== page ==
A list of the instruments in use at each of the initial ten stations is given in Table 3. Some of the sites host additional radiometers for research purposes. Stellenbosch University (SUN) operates a CMP11 under a shading ring to provide additional diffuse measurements and UVS-AB-T sensor for recording ultraviolet radiation in the wavelength ranges of 280 to 315 nm and 315 to 400 nm. UKZN Howard College (KZH) has a CUV5 sensor for UV radiation in the 280 to 400 nm range. The KZH station also hosts instruments for parallel research projects, including a Delta-T SPN1 pyranometer and an Eppley Precision Spectral Pyranometer fitted with a perforated shadow band (Brooks, 2010).

Figure 2 shows the SAURAN GRT installation located on a farm outside the town of Graaff-Reinet in the Eastern Cape Province of South Africa. As with most stations in the network, the Kipp & Zonen radiometers are mounted on a SOLYS tracker, including a CHP1 measuring DNI, a CMP11 under a shading ball measuring DHI and an exposed CMP11 for GHI. Radiometric and meteorological data, typically including air temperature, barometric pressure, wind speed, wind direction and humidity, are recorded by a CR1000 logger housed inside a waterproof enclosure and cage. All of the SAURAN stations are secured against interference and most are powered by photovoltaic systems to ensure continuity of operation and independence from the electrical grid. The GRT station is powered by two 125 W solar panels with excess energy stored in four 102 Ah batteries. The communications system includes a GPRS module that connects the station to its university-operator via the cellular telephone network.

 

 

Stations in the SAURAN network either use a similar remote communications setup or are connected directly to a local university network. Operators communicate with the stations using Loggernet software to monitor instrumentation output, battery voltages and tracker operation. This is done independently of the SAURAN database infrastructure, which is managed separately and harvests data from the stations multiple times daily to maintain the archive.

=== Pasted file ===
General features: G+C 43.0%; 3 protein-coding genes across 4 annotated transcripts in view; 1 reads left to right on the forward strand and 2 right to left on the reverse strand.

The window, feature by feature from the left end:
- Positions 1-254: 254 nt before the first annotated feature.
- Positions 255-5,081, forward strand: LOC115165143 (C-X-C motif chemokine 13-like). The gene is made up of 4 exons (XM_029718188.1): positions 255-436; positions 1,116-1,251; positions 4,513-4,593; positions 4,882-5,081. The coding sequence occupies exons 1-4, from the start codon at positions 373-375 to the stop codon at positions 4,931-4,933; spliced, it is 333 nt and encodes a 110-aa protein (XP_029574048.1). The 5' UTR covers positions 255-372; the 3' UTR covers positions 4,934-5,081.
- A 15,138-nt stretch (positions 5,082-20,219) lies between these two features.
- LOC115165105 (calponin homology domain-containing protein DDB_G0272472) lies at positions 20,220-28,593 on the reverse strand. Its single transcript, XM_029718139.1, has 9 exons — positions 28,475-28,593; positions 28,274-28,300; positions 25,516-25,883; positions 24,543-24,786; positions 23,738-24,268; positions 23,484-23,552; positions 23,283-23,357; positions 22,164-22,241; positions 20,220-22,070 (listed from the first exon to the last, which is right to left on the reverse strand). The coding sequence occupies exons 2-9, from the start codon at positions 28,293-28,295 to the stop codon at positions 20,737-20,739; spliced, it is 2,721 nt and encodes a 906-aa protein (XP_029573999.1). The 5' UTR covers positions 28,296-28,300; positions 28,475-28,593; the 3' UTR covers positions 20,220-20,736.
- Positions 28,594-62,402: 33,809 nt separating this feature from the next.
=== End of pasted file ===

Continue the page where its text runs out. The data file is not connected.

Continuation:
Meteorological measurements such as wind, temperature and pressure are provisioned for as supporting data to the radiometric data. While the additional measurements are recorded with good quality instruments, they are not all installed in typical meteorological measurement locations and the data is not intended for use other than to support the radiometric data. Stations located on rooftops, typically on university campuses, will record wind and temperature data only relevant to the immediate proximity of the station. The more remote stations such as GRT (near Graaff-Reinet) have meteorological stations that are more typical with 10 m mast height for wind speed and direction.

3.3 Database infrastructure and website

The information flows and architecture of the SAURAN network are represented schematically in Figure 3. The archive resides on the UKZN research server cluster to provide data security, automatic backups and an uninterruptable power supply. Radiometric data is retrieved from station loggers using Loggernet software according to a download schedule that limits the drain on storage batteries at remote locations. Most stations use modems operating on the Global System for Mobile Communications (GSM) standard. Measurements are first stored in a primary database as three tables per station; one each for minute-, hour-, and day-averaged readings. The primary database is isolated from the secondary SAURAN archive that serves the website whenever a user downloads measurements. This is to protect the primary data record. The SAURAN database is generated using custom code that automatically transfers new measurements from the primary archive at regular intervals. The website does not offer real-time data, but the time lags are typically less than 10 hours.

 

 

The SAURAN database is structured according to the entity-attribute-value (EAV) model, where the station is the entity, each instrument (Instr) is an attribute and the measurements constitute the values. This permits commonality of instrument names across the network and the structured ordering of columns in download files, regardless of their position in logger tables. In addition, the model facilitates data manipulation and allows administrators to add or remove instruments and quality control flags at specific stations.

The website user interface includes a map of Southern Africa with radio buttons for accessing each station in the network. Users can also access data through a list of stations that includes an updated record of the years and months containing measurements. Each station's page includes a photograph of the installation, the geographic coordinates, a list of the measurements available at the site, downloadable supporting documents and the data download tool. Supporting documents include a description of the quality control flags, acronyms and instrument calibration dates.

The data download tool packages measurements as a radiometric time-series in an ASCII text file for a specified date range at a particular station. The downloaded file is named according to the format YYYYMMDD_***_T.dat, where YYYY is the year, MM is the month and DD is the start date of the time series. To facilitate file handling, the three letter station code (***) is embedded in the filename with the averaging period (T) designated as M for minute, H for hour or D for day. Quality control flags are downloaded if the appropriate checkbox is selected. The website also provides administrative access for configuring new stations, editing instrument names and managing quality control data flags.